Both are cheap, powerful draw engines that you want out as soon as possible. The Library is strong enough that it’s occasionally worth keeping a hand that doesn’t quite meet the baseline just for this card.
Cheap enough to not disrupt our early ramp, this can let us blow up a particularly nasty stax piece or value engine early in the game.
Literally any card in this section is worth having in the opening, since we build fast and our opponents can hold back for an early wrath or removal spell/counter.
Can turn an otherwise okay hand into a perfectly sculpted masterpiece.
Despite not making colored mana, this is a great early land that will often turn an early big dork into solid gold. Especially if you somehow manage to get Argothian Elder, too.
There’s just no reason to keep a high-costed card early on unless we’re literally going to win with what’s in our hand. (Forest, Llanowar Elves, Llanowar Tribe, Leyline of Abundance, Umbral Mantle, Staff of Domination, Grave Sifter would be the exception.)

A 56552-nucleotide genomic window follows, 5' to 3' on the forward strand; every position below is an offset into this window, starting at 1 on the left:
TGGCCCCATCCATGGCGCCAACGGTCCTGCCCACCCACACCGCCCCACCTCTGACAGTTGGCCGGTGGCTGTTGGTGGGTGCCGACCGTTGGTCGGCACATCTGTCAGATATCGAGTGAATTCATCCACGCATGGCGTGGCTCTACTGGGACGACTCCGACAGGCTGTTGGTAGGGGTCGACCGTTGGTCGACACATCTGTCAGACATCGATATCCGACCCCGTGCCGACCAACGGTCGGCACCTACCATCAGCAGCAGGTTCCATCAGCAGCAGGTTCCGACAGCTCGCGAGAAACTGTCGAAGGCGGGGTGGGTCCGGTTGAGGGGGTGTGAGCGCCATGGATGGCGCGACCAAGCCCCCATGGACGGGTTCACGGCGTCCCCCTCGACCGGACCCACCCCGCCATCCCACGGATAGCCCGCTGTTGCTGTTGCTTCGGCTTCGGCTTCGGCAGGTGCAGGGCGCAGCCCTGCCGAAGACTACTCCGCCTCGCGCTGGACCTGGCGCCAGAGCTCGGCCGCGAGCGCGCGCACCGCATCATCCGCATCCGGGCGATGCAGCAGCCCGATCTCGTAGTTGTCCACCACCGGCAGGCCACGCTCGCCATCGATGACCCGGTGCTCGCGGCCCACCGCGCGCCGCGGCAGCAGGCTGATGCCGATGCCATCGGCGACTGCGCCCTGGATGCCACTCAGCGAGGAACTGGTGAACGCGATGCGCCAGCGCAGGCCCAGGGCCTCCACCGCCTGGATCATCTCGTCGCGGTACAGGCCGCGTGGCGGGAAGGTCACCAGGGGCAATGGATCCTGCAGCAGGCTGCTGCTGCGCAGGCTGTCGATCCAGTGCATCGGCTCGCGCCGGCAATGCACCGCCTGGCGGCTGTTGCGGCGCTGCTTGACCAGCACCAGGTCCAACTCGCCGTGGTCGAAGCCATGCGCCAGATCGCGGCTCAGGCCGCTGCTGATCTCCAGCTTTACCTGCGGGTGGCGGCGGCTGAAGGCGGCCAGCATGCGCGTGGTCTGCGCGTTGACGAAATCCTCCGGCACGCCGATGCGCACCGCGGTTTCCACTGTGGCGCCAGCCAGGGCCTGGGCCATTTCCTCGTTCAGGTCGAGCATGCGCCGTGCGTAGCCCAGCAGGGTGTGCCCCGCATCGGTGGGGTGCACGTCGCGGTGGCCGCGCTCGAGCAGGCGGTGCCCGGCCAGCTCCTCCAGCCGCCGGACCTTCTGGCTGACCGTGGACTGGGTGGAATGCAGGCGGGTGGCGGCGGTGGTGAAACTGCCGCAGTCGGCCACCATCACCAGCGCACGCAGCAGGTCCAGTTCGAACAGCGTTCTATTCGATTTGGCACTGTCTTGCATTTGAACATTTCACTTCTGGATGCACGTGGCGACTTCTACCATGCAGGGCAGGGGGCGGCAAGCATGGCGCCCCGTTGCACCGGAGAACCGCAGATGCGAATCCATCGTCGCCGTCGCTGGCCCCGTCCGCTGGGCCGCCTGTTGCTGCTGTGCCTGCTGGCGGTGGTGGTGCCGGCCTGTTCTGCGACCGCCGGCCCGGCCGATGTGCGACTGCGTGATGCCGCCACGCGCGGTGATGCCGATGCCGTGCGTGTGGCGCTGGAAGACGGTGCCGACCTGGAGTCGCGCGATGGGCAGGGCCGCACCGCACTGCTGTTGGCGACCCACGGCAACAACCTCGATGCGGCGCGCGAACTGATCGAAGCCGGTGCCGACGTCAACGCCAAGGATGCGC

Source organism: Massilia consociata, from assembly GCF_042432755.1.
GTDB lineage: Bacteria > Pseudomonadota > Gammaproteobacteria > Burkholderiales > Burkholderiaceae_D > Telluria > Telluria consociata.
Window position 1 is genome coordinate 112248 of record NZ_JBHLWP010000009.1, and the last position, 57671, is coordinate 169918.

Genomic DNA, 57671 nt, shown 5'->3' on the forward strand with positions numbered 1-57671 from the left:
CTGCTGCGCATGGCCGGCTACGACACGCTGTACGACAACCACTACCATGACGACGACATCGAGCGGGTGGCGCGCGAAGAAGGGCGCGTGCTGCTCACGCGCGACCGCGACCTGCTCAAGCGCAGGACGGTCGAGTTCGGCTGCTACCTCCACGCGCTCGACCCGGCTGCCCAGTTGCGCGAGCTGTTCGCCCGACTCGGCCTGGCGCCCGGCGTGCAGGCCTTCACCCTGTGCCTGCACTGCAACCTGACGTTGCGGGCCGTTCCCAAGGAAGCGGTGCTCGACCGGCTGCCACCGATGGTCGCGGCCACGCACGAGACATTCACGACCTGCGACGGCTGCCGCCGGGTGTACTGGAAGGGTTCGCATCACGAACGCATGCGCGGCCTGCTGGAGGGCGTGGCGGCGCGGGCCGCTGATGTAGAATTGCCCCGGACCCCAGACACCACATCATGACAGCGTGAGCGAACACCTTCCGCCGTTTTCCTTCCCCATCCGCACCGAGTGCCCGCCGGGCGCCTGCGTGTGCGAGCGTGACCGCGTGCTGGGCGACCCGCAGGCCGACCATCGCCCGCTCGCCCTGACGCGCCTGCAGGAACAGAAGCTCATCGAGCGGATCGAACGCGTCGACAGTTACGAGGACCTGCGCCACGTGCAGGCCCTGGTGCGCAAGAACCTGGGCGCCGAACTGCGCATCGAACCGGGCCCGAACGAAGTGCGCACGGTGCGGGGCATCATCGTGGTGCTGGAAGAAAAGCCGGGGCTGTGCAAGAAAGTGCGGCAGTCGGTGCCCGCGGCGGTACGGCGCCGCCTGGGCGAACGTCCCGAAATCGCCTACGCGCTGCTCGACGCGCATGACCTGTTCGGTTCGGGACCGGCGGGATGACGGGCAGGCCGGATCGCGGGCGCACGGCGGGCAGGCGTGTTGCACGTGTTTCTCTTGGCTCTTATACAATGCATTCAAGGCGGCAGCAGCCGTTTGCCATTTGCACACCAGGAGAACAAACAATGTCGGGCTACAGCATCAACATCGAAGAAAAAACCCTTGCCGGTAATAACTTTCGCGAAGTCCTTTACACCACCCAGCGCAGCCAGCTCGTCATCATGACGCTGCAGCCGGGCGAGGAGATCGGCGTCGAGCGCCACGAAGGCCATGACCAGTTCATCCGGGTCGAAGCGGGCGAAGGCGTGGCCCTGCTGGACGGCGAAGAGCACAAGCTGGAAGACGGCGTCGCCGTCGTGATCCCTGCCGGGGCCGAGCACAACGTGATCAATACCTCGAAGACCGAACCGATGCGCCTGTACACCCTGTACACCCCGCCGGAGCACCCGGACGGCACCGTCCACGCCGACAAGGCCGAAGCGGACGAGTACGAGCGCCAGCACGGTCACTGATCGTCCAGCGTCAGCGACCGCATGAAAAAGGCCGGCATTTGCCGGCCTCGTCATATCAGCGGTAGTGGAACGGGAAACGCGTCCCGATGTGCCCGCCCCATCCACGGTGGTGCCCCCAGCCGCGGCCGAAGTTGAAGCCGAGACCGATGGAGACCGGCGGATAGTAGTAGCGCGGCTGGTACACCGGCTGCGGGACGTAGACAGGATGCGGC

We don’t want to cast this for less than 15-20 mana, typically, so it’ll likely sit in our hand for a while.
Recursion pieces are great, but we hope to never need them. We would need a great opening 6 to let one of these be the 7th.
That’s basically it. Outside of these, most cards are fine to keep. This deck is highly optimized, so most of the deck is cheap and effective enough to keep in an opening hand.
Well, that does it for this primer. Hopefully, I’ve covered everything you need to know to pick up and pilot this deck or decide that it’s not for you. If anyone has any questions, I would be happy to answer them in the comments. Credit to WizardSpartan for giving me the idea to make my own primer, and his primer on aggro Ezuri is great, too. If you’d like to see that thread, here’s a link.
This is a link to the thread about this primer, if you have any comments.
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|Nom||Main||Tour 1||Tour 2||Tour 3||Tour 4||Tour 5||Tour 6||Tour 7||Tour 8||Tour 9||Tour 10|
|»||Révision 11 (dernière)||Mai 13, 2020||Slyvester12|
|Révision 10||Mai 13, 2020||Slyvester12|
|Révision 9||Mars 15, 2020||Slyvester12|
|Révision 8||Mars 12, 2020||Slyvester12|
|Révision 7||Mars 11, 2020||Slyvester12|
|Révision 6||Mars 11, 2020||Slyvester12|
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|Révision 3||Mars 11, 2020||Slyvester12|
|Révision 2||Mars 11, 2020||Slyvester12|
|Révision 1||Mars 11, 2020||Slyvester12|